Personal Simulation Works
During AeroLogic's first full year of operation, this press release appeared in the December 1995 issue of Sport Aviation, the magazine of the Experimental Aircraft Association. It's somewhat confusing now, because its title has since become the name of one component of the PSW package, and it uses the original name of the software, Personal Skunk Works, which we had to abandon under dire pressure from Lockheed Corporation's killjoy lawyers.
In mid-2003 we began distributing Cmarc as a Windows rather than a DOS executable. We had stuck with the DOS implementation for a long time because it permitted convenient batch processing; but Dave came up with a nice solution to the problem of setting up batch processes in Windows and also of delaying their execution, if necessary, to period of low demand on CPU time. The DOS version is still available on request, as is the UNIX-compatible source code for the command-line version of the program. The version numbers for Windows Cmarc begin with 5.0.
A New Loftsman/P Compilation
Ever since Loftsman/P was ported to Windows, it has been compiled with the Watcom C compiler. Watcom is defunct, however, and our compiler eventually gave up the ghost as well, for reasons that have remained mysterious. We finally quit swimming against the current and started compiling with Visual C++. The VC++ compiler caught quite a few coding errors that Watcom had been willing to ignore; the number of mysterious crashes will probably diminish with the new compilation, at least after a little time has passed. The last Watcom-compiled version was 4.6.2; the first Visual C++ compilation is Version 5.0 and became available late in 2003.
A version history for Loftsman/P is available for download. It is very detailed and makes for dull reading, but it might be useful if you are curious about how out-of-date the version you have is and what new features or bug fixes later versions might provide.
Streamlines in lighter shades of yellow and green are hard to see against a white background, and hard to decipher when a model is transparent and streamlines on both sides are visible. Postmarc now provides the option of an alternative dark surface color to make streamlines stand out more clearly, and also offers hidden-line elimination, so that streamlines on the far side of the body are no longer visible.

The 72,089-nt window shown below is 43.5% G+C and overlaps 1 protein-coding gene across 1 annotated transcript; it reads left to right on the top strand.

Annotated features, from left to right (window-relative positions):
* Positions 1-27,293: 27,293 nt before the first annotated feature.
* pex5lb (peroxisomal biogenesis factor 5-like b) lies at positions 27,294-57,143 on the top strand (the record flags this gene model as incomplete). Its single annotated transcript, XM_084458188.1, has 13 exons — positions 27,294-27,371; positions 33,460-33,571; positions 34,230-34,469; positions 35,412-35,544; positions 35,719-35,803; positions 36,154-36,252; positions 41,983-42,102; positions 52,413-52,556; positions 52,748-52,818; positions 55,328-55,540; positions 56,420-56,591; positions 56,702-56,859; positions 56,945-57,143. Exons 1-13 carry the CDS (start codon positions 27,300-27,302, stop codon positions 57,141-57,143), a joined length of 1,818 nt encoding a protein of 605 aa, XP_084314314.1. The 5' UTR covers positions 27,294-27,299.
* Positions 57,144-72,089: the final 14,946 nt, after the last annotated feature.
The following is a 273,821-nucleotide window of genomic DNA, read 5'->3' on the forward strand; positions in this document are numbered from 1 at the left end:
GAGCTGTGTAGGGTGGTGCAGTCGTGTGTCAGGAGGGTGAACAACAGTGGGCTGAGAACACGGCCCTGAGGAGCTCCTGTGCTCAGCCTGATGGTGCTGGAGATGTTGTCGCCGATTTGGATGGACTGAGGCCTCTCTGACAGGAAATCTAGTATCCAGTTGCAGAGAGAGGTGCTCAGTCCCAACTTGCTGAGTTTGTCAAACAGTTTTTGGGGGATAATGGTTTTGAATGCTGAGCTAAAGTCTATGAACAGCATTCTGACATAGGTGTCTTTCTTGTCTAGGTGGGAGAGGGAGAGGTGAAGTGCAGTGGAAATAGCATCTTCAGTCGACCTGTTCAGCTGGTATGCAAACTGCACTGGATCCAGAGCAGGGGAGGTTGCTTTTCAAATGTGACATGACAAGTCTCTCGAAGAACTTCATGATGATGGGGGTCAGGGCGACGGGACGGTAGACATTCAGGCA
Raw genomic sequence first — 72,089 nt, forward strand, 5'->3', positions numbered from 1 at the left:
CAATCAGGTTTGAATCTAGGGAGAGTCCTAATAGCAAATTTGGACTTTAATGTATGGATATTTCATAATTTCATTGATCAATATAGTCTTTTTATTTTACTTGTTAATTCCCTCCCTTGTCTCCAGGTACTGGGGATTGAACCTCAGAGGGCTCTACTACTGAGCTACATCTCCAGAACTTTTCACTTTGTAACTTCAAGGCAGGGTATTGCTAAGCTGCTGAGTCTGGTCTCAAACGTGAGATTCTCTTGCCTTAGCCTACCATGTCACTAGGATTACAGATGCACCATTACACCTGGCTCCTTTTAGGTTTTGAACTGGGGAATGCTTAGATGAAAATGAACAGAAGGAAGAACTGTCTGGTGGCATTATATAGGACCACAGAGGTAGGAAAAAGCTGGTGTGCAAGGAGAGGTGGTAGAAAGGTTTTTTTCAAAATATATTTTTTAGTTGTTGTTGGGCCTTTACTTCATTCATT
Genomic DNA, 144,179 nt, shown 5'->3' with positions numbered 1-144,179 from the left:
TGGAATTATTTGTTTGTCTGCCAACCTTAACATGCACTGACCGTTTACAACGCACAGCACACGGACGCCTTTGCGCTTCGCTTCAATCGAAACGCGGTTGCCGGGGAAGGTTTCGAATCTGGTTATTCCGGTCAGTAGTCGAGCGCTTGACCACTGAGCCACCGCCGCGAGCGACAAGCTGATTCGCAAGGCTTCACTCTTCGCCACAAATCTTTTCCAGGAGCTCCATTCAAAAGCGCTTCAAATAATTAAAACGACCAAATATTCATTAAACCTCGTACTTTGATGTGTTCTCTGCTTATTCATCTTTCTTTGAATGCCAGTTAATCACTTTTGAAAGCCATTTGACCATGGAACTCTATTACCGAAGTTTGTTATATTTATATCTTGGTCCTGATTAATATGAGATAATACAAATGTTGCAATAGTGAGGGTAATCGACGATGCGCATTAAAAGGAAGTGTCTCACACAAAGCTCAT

Get OUT, finally
The DWT documentation now includes a much more detailed explanation of the OUT file. Cmarc and DWT also produce a new file, having an SCN extension, that presents section data for lifting surfaces in a more conveniently accessible form than the OUT file does.
After explaining to hundreds of clients and potential customers that an inviscid code is inherently incapable of computing pressure drag, early in 2005 we implemented an enhancement to Cmarc that does it. It is now possible to predict total drag with Cmarc and DWT, since frictional and induced drag were already calculated. Two limitations remain. First, the boundary layer must be attached over most of the model; while Cmarc assumes an empirically reasonable pressure coefficient under separated boundary layers, and in fact allows the user to set the value if he wishes, large regions of separated flow reduce the reliability of drag predictions. Second, the model surface is assumed to be smooth; there are currently no provisions for forcing laminar transition, although we may add them later. Drag predictions therefore tend to be optimistic compared to the actual drag of practical-construction airplanes. They coincide well, however, with NACA wind tunnel results on baseline 3D wings and streamlined bodies of revolution.
Boundary layer tripping
We have added to CMARC and DWT the ability to trip the laminary boundary layer along lines specified by the user, and have enabled POSTMARC both to implement a temporarily-defined trip in its boundary-layer analysis and to generate the properly formatted cards for making the trip part of the input file. Boundary layer tripping makes possible more accurate estimates of drag and lift for models with known gaps or seams or under conditions of service roughness.
A completely re-worked Postmarc is now (5/08) being delivered. A demo version, together with its manual and the sample files that it can process, is available for download. This program, which is based on the OpenGL graphics platform, has vastly improved graphics and a number of new capabilities, including interactive creation of off-body streamlines -- something like a smoke wand in a wind tunnel.
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